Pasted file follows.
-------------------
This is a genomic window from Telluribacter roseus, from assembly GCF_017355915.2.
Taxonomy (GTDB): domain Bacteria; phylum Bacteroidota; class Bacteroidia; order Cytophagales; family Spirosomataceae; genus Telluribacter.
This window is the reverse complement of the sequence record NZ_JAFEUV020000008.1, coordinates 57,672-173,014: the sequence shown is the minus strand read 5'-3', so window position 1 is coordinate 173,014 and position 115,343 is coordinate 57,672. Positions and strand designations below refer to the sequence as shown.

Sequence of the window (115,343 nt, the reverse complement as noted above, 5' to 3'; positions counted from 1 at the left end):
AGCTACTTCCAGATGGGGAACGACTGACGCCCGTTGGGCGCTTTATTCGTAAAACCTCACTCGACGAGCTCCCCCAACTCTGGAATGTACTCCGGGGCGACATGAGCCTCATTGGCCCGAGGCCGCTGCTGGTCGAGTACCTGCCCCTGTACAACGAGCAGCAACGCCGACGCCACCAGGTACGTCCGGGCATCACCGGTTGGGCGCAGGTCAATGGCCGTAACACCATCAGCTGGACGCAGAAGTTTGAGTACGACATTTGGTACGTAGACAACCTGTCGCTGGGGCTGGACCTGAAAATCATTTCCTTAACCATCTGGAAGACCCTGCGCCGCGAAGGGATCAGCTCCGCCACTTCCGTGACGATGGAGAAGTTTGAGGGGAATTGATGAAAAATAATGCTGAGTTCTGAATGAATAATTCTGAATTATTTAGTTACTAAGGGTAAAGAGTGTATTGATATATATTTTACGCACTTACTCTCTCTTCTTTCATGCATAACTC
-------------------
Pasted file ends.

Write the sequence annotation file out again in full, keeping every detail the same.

This is a genomic window from Telluribacter roseus, from assembly GCF_017355915.2.
Taxonomy (GTDB): domain Bacteria; phylum Bacteroidota; class Bacteroidia; order Cytophagales; family Spirosomataceae; genus Telluribacter.
This window is the reverse complement of the sequence record NZ_JAFEUV020000008.1, coordinates 57,672-173,014: the sequence shown is the minus strand read 5'-3', so window position 1 is coordinate 173,014 and position 115,343 is coordinate 57,672. Positions and strand designations below refer to the sequence as shown.

Sequence of the window (115,343 nt, the reverse complement as noted above, 5' to 3'; positions counted from 1 at the left end):
AGCTACTTCCAGATGGGGAACGACTGACGCCCGTTGGGCGCTTTATTCGTAAAACCTCACTCGACGAGCTCCCCCAACTCTGGAATGTACTCCGGGGCGACATGAGCCTCATTGGCCCGAGGCCGCTGCTGGTCGAGTACCTGCCCCTGTACAACGAGCAGCAACGCCGACGCCACCAGGTACGTCCGGGCATCACCGGTTGGGCGCAGGTCAATGGCCGTAACACCATCAGCTGGACGCAGAAGTTTGAGTACGACATTTGGTACGTAGACAACCTGTCGCTGGGGCTGGACCTGAAAATCATTTCCTTAACCATCTGGAAGACCCTGCGCCGCGAAGGGATCAGCTCCGCCACTTCCGTGACGATGGAGAAGTTTGAGGGGAATTGATGAAAAATAATGCTGAGTTCTGAATGAATAATTCTGAATTATTTAGTTACTAAGGGTAAAGAGTGTATTGATATATATTTTACGCACTTACTCTCTCTTCTTTCATGCATAACTC